Saturday, April 10, 2010

Actually, I Wasn't Having a Bad Day...

I stepped out of the pizza place holding my second slice on a paper plate and chewing the crust from my first. Immediately a dude approached and said, "Sorry to bother you. I know you're probably having a bad day. But could you give me a quarter? I need to make a phone call."

He was late 40s, jeans and a t-shirt, not homeless-looking or anything. Still, I didn't buy it.

"I don't buy it," I said. I walked away.

A few questions came to mind as I bit into slice number two. Was he telling the truth? Perhaps he was. Perhaps he truly needed to make a phone call, but he didn't have a cell phone. There were a number of plausible scenarios that could have driven him to ask me for two bits.

Maybe he dropped his phone on the subway tracks and instead of jumping down and trying to retrieve it before the next train came, he wisely decided it was safer to tell the attendant at the booth that he dropped it. Except when he got there, the booth was empty. No problem, he thought, I'll just go above ground and call the MTA from a pay phone. But when this responsible citizen reached the nearest pay phone bank, he fished through his pockets only to find that he was twenty-five cents short. He only had a dime! Undeterred, our intrepid commuter decided to take a page from Blanche DuBois's book; he would depend on the kindness of strangers. This probably hurt his pride a little, but he knew this was no time for emotions to get the better of him. Of course he would be polite. He would put others' feelings ahead of his own and not assume that his misfortunes were worse than whatever they were going through. For all he knew, the next person he asked for a quarter was on the way to a funeral, or had just been fired and didn't know how he would provide for his family now. And he wouldn't judge people if they didn't believe his need was genuine. I probably wouldn't believe it either, he likely told himself as I strolled away, happy with a pocket full of quarters.

Or maybe he had a phone in his pocket, but he had a pre-paid plan and he was only three minutes away from exceeding it. Any minute now he was expecting a phone call from his son-in-law, telling him that the delivery had gone swimmingly and he was a grandfather! He knew that that phone call would eat up his minutes, so he would be unable to call his drinking buddy, Amos, and tell him the good news. Well, good for him. Bad for Amos, because Amos had picked next week as the baby's due date in the office pool, and that meant he would lose upwards of fifty bucks. Oh, to hear the regret in Amos's voice. What satisfaction! He'd finally get Amos back for the time he lost that Superbowl bet. But how could he hear it if he couldn't call Amos? Hence the quarter.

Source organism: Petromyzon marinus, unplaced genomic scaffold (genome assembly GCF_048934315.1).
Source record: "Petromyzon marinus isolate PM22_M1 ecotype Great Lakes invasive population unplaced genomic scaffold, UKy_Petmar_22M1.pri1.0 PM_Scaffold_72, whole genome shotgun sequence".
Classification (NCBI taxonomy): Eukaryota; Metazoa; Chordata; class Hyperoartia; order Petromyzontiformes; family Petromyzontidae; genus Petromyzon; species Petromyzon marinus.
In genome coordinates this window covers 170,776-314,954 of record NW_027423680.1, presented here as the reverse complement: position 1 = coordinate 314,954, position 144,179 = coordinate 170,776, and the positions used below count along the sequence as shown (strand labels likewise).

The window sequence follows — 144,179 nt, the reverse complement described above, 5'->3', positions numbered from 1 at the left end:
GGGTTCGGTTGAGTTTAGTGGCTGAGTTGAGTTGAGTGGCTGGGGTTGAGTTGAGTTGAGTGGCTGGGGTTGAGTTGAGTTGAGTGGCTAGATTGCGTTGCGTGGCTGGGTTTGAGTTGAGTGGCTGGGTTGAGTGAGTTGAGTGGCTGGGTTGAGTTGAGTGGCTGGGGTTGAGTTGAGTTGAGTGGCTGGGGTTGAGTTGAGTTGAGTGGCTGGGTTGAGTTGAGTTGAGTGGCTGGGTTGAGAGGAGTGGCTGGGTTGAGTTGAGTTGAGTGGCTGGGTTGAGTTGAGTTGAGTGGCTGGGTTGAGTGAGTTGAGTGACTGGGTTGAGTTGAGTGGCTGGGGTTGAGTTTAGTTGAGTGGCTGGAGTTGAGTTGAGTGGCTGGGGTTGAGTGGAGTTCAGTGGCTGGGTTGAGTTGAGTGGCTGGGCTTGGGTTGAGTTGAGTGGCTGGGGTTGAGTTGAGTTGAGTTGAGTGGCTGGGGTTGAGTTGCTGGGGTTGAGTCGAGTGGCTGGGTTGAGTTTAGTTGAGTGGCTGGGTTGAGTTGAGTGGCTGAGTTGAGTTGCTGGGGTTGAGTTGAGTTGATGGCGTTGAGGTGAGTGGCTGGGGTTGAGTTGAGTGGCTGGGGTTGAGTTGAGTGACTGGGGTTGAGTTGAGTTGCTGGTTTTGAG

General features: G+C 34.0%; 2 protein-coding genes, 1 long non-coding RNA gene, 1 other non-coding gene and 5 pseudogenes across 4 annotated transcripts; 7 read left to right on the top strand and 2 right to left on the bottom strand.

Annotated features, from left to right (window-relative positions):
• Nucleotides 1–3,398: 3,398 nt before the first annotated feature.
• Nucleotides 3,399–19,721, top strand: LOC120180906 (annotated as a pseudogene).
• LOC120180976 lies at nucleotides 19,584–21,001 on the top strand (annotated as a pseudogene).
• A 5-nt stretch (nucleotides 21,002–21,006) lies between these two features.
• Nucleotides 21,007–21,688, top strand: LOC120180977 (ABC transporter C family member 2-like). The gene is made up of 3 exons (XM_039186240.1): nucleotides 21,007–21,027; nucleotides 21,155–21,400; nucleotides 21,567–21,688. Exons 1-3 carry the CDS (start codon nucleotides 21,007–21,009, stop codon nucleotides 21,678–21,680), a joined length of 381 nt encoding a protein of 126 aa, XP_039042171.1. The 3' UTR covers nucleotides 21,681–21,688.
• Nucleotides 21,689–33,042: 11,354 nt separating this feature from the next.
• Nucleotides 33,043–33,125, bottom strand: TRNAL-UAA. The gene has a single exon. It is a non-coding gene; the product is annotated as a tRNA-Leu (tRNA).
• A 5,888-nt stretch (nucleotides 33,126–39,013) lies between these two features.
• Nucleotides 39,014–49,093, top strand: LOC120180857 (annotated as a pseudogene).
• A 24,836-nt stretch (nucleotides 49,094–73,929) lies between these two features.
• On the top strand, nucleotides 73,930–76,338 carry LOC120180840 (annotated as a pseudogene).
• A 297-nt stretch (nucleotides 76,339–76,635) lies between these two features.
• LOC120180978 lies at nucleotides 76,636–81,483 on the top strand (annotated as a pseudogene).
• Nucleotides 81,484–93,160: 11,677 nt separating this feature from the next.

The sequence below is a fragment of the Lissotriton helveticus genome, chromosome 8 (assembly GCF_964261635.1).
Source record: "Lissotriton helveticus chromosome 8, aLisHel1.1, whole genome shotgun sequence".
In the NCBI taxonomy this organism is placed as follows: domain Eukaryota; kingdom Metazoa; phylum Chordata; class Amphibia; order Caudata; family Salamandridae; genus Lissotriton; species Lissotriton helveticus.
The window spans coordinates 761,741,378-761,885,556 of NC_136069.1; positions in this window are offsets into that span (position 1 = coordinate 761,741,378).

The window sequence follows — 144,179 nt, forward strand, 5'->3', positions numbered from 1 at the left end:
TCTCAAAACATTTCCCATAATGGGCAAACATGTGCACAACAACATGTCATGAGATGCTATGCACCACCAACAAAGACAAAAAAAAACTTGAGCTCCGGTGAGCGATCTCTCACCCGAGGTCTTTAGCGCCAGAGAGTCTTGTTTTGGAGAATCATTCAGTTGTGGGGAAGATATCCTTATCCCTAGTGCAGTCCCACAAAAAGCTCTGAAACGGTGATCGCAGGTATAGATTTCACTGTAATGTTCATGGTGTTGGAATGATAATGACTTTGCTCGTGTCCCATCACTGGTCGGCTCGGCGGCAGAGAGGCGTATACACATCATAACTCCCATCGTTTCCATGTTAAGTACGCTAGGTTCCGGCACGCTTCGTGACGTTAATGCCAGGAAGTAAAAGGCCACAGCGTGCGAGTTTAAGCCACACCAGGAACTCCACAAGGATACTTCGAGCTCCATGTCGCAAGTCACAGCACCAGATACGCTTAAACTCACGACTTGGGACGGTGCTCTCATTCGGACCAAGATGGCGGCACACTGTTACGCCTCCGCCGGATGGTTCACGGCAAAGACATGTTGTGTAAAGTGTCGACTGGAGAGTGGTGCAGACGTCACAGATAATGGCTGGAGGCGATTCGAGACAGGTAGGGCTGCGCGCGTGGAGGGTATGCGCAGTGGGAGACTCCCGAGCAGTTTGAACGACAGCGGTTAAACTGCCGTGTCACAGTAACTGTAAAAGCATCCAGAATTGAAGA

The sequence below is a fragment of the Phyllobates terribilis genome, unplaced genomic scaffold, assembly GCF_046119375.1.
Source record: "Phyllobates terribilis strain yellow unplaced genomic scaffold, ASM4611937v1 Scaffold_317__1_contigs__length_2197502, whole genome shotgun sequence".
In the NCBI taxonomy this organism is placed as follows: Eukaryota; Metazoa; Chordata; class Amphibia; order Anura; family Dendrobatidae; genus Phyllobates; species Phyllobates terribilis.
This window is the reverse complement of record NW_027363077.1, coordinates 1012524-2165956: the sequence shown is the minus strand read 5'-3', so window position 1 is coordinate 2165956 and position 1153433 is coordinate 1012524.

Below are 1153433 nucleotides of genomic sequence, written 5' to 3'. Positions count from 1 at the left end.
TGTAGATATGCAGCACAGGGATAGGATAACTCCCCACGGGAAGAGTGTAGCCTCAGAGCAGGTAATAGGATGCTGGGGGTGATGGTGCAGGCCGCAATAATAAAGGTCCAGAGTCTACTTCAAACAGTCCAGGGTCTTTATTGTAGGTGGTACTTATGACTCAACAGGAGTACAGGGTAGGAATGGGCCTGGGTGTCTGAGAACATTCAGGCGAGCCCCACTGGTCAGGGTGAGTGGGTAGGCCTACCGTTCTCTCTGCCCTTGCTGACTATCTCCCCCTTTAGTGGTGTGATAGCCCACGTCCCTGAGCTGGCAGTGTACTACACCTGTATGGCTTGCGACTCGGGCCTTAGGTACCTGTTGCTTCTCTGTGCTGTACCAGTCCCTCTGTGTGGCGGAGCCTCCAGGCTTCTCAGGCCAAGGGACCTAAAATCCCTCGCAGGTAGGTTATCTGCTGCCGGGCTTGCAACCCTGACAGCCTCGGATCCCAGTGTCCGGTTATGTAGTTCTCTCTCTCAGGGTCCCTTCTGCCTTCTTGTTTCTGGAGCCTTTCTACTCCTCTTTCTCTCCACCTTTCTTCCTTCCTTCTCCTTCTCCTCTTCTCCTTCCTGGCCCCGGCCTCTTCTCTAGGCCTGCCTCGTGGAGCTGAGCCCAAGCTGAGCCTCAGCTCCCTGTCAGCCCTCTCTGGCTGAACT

Then again, the quarter might not have had anything to do with telecommunication. Maybe, like me, he had just eaten a slice or two of pizza. The blind date he was meeting in five minutes around the corner at the bar (just drinks, casual) wouldn't like it too much if he spent two hours breathing garlic breath at her. He found the answer, of course, at a deli two doors down: a gumball machine! Only problem was he only had credit cards on him, no cash at all (why hadn't he gone to the ATM?). He couldn't ask the clerk to change a bill he didn't have. He'd have to beg for money. But he couldn't tell the truth - that would seem weird. He decided a little white lie couldn't hurt. Enter pizza-munching Steve, a man who surely could spare a quarter. Here was a way to turn an evening of garlic words into a night of passion-fruit flavored passion. Except I kept walking.

But probably he wanted money because he was just 25 cents away from a cool fifth of Mad Dog 20/20.

5 comments:

Craig . Kate . Xavier said...

I shudder to think of the chaos that must be swirling around in your head at any given moment.

Steve said...

And I'm not even drinking the M/D.

Susan theiss said...

My favorite yet - but my, how cy
nical you've become. New York or New Jersey?

Ryan said...

I love that you said "I don't buy it" haha.. People in my hood always say "excuse me sir, I have a question" Or "Can I ask you a question?" I don't stop and say " I don't have any money"

Does that make me worse than you?

Steve said...

New York. In the improv district (a label you will not find on any taxi maps, but that doesn't make it any less real).

Ryan, it doesn't make you worse than me. It makes you more clever. I'm surprised I haven't been devoured by this urban leviathan yet. The only thing keeping us alive is cynicism. (I think that's a Kennedy quote. Not sure which Kennedy.)